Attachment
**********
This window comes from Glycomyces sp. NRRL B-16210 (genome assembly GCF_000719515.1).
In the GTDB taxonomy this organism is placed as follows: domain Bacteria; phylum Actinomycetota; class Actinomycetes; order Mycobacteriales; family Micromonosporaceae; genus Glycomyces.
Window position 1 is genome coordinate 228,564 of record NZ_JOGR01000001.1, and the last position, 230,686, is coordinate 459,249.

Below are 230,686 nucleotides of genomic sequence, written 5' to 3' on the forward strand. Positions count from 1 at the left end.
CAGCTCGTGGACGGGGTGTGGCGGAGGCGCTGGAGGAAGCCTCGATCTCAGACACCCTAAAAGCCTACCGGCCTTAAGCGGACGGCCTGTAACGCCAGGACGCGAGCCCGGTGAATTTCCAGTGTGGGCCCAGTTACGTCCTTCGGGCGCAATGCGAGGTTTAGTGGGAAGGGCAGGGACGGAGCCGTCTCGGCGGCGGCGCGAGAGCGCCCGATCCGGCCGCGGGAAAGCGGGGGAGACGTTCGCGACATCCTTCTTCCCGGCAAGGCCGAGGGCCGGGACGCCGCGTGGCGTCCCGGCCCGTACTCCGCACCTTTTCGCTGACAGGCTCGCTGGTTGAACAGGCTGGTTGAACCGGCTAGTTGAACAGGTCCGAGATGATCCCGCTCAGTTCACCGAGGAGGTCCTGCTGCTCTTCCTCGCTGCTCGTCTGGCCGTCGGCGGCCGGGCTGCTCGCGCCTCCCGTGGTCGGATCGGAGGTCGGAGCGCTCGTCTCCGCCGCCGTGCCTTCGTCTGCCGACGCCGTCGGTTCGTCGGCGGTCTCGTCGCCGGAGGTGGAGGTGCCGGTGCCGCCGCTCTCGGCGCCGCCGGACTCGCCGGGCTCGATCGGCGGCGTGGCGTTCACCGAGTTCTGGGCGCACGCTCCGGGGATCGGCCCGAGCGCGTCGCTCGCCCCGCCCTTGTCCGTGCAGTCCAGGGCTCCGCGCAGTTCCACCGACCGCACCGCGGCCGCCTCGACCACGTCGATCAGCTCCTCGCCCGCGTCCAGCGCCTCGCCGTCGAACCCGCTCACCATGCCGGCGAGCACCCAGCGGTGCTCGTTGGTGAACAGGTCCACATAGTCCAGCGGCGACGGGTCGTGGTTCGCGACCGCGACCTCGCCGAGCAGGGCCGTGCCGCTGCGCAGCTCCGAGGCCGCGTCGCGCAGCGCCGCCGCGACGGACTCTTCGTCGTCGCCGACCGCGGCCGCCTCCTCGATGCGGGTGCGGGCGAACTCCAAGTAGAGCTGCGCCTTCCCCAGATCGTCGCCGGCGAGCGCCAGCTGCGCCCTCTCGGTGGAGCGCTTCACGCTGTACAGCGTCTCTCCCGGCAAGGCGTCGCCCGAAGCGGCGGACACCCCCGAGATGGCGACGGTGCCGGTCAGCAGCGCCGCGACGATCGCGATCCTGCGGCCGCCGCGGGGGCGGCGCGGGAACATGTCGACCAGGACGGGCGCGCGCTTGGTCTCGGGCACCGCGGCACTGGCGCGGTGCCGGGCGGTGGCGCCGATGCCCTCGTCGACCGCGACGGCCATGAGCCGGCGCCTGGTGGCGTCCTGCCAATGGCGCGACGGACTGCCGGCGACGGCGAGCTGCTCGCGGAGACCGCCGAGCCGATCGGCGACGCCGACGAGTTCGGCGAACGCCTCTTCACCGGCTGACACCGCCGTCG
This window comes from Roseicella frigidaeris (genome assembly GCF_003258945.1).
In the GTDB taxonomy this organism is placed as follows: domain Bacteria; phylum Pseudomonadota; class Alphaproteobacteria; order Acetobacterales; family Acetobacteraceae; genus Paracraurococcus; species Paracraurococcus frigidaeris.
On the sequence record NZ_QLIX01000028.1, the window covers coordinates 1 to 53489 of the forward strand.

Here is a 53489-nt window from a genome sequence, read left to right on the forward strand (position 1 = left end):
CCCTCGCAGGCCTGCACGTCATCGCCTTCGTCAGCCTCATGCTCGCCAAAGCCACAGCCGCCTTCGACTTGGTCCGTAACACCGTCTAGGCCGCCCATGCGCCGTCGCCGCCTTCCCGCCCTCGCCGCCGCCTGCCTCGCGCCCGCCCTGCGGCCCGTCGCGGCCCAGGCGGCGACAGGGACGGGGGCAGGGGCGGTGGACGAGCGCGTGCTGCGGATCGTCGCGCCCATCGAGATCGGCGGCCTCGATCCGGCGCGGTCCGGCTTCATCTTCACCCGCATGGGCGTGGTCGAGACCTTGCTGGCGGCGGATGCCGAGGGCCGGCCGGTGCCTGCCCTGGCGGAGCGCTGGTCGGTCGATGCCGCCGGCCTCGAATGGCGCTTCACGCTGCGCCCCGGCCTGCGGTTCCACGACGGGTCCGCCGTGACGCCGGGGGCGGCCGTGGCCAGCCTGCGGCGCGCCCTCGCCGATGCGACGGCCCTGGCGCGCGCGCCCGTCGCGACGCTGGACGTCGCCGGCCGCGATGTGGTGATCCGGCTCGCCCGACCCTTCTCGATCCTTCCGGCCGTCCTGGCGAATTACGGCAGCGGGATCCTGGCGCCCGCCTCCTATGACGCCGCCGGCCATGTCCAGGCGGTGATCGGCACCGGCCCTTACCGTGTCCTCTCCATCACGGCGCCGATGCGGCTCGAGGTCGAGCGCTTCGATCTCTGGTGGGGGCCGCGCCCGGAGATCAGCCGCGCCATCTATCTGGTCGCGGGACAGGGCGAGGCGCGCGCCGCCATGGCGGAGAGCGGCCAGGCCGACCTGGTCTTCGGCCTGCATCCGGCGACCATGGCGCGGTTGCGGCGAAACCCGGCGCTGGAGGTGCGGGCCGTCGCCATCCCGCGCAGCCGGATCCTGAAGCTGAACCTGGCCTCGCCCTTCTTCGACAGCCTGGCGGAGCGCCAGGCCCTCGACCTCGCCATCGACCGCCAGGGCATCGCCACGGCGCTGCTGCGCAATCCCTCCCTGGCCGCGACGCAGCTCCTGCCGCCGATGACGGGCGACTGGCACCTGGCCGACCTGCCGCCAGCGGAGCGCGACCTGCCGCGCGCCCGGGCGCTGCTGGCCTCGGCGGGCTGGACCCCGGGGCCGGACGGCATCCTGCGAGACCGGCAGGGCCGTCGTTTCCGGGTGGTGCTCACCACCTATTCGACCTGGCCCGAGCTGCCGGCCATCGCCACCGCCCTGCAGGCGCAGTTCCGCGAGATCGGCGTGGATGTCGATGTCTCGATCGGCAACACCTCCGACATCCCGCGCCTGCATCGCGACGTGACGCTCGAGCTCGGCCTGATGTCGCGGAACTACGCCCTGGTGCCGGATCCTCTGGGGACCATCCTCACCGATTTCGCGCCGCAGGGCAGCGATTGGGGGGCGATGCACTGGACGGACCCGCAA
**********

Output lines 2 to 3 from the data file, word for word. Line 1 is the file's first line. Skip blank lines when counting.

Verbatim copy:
In the GTDB taxonomy this organism is placed as follows: domain Bacteria; phylum Actinomycetota; class Actinomycetes; order Mycobacteriales; family Micromonosporaceae; genus Glycomyces.
Window position 1 is genome coordinate 228,564 of record NZ_JOGR01000001.1, and the last position, 230,686, is coordinate 459,249.